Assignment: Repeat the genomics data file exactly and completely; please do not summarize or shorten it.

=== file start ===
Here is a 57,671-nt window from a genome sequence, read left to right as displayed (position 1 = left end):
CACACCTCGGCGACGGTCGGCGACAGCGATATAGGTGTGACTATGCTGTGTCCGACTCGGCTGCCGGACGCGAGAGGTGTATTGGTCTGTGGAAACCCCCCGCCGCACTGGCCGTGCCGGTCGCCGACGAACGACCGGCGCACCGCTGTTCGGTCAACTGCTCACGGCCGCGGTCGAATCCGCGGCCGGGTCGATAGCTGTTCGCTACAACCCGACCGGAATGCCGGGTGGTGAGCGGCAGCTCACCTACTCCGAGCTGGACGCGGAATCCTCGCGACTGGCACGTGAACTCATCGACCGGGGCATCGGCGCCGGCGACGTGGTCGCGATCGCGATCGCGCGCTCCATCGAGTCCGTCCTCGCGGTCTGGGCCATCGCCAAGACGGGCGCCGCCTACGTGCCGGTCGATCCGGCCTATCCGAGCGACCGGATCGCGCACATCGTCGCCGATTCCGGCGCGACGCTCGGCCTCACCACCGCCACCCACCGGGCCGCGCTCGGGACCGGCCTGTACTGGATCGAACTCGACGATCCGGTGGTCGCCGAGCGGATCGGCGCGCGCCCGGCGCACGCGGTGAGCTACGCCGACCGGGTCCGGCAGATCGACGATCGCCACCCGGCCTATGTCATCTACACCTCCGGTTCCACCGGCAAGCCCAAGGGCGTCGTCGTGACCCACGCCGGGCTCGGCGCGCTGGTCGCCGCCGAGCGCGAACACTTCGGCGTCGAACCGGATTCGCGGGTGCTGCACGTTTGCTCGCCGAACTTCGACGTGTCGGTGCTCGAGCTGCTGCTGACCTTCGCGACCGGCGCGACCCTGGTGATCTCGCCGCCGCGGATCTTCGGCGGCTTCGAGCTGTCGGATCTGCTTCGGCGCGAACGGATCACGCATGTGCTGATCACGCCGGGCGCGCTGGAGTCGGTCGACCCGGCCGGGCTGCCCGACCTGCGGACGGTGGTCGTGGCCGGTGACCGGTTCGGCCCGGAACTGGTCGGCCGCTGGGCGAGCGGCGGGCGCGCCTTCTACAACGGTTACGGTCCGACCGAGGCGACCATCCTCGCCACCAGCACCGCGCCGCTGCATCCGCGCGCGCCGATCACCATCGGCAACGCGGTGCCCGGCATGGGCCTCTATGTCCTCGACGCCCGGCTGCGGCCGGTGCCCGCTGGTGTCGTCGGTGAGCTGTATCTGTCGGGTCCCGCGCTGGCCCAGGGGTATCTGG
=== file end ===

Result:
Here is a 57,671-nt window from a genome sequence, read left to right as displayed (position 1 = left end):
CACACCTCGGCGACGGTCGGCGACAGCGATATAGGTGTGACTATGCTGTGTCCGACTCGGCTGCCGGACGCGAGAGGTGTATTGGTCTGTGGAAACCCCCCGCCGCACTGGCCGTGCCGGTCGCCGACGAACGACCGGCGCACCGCTGTTCGGTCAACTGCTCACGGCCGCGGTCGAATCCGCGGCCGGGTCGATAGCTGTTCGCTACAACCCGACCGGAATGCCGGGTGGTGAGCGGCAGCTCACCTACTCCGAGCTGGACGCGGAATCCTCGCGACTGGCACGTGAACTCATCGACCGGGGCATCGGCGCCGGCGACGTGGTCGCGATCGCGATCGCGCGCTCCATCGAGTCCGTCCTCGCGGTCTGGGCCATCGCCAAGACGGGCGCCGCCTACGTGCCGGTCGATCCGGCCTATCCGAGCGACCGGATCGCGCACATCGTCGCCGATTCCGGCGCGACGCTCGGCCTCACCACCGCCACCCACCGGGCCGCGCTCGGGACCGGCCTGTACTGGATCGAACTCGACGATCCGGTGGTCGCCGAGCGGATCGGCGCGCGCCCGGCGCACGCGGTGAGCTACGCCGACCGGGTCCGGCAGATCGACGATCGCCACCCGGCCTATGTCATCTACACCTCCGGTTCCACCGGCAAGCCCAAGGGCGTCGTCGTGACCCACGCCGGGCTCGGCGCGCTGGTCGCCGCCGAGCGCGAACACTTCGGCGTCGAACCGGATTCGCGGGTGCTGCACGTTTGCTCGCCGAACTTCGACGTGTCGGTGCTCGAGCTGCTGCTGACCTTCGCGACCGGCGCGACCCTGGTGATCTCGCCGCCGCGGATCTTCGGCGGCTTCGAGCTGTCGGATCTGCTTCGGCGCGAACGGATCACGCATGTGCTGATCACGCCGGGCGCGCTGGAGTCGGTCGACCCGGCCGGGCTGCCCGACCTGCGGACGGTGGTCGTGGCCGGTGACCGGTTCGGCCCGGAACTGGTCGGCCGCTGGGCGAGCGGCGGGCGCGCCTTCTACAACGGTTACGGTCCGACCGAGGCGACCATCCTCGCCACCAGCACCGCGCCGCTGCATCCGCGCGCGCCGATCACCATCGGCAACGCGGTGCCCGGCATGGGCCTCTATGTCCTCGACGCCCGGCTGCGGCCGGTGCCCGCTGGTGTCGTCGGTGAGCTGTATCTGTCGGGTCCCGCGCTGGCCCAGGGGTATCTGG